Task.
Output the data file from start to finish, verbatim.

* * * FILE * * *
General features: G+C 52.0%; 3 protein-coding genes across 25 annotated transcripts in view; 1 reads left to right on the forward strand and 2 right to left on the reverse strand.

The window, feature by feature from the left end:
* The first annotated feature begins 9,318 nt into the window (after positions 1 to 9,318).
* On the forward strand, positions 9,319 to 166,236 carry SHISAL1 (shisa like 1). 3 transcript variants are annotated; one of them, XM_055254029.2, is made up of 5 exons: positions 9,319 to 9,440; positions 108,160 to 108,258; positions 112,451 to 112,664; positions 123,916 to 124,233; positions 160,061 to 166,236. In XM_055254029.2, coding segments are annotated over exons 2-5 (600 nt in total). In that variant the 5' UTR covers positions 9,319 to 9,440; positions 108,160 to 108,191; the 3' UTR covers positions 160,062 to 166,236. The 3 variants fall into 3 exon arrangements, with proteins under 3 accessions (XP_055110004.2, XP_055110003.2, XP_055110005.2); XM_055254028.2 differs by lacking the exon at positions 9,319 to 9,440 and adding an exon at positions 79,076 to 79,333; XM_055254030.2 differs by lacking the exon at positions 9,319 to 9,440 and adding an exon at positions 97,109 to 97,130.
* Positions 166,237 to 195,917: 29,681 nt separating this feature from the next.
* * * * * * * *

General features: G+C 52.0%; 3 protein-coding genes across 25 annotated transcripts in view; 1 reads left to right on the forward strand and 2 right to left on the reverse strand.

The window, feature by feature from the left end:
* The first annotated feature begins 9,318 nt into the window (after positions 1 to 9,318).
* On the forward strand, positions 9,319 to 166,236 carry SHISAL1 (shisa like 1). 3 transcript variants are annotated; one of them, XM_055254029.2, is made up of 5 exons: positions 9,319 to 9,440; positions 108,160 to 108,258; positions 112,451 to 112,664; positions 123,916 to 124,233; positions 160,061 to 166,236. In XM_055254029.2, coding segments are annotated over exons 2-5 (600 nt in total). In that variant the 5' UTR covers positions 9,319 to 9,440; positions 108,160 to 108,191; the 3' UTR covers positions 160,062 to 166,236. The 3 variants fall into 3 exon arrangements, with proteins under 3 accessions (XP_055110004.2, XP_055110003.2, XP_055110005.2); XM_055254028.2 differs by lacking the exon at positions 9,319 to 9,440 and adding an exon at positions 79,076 to 79,333; XM_055254030.2 differs by lacking the exon at positions 9,319 to 9,440 and adding an exon at positions 97,109 to 97,130.
* Positions 166,237 to 195,917: 29,681 nt separating this feature from the next.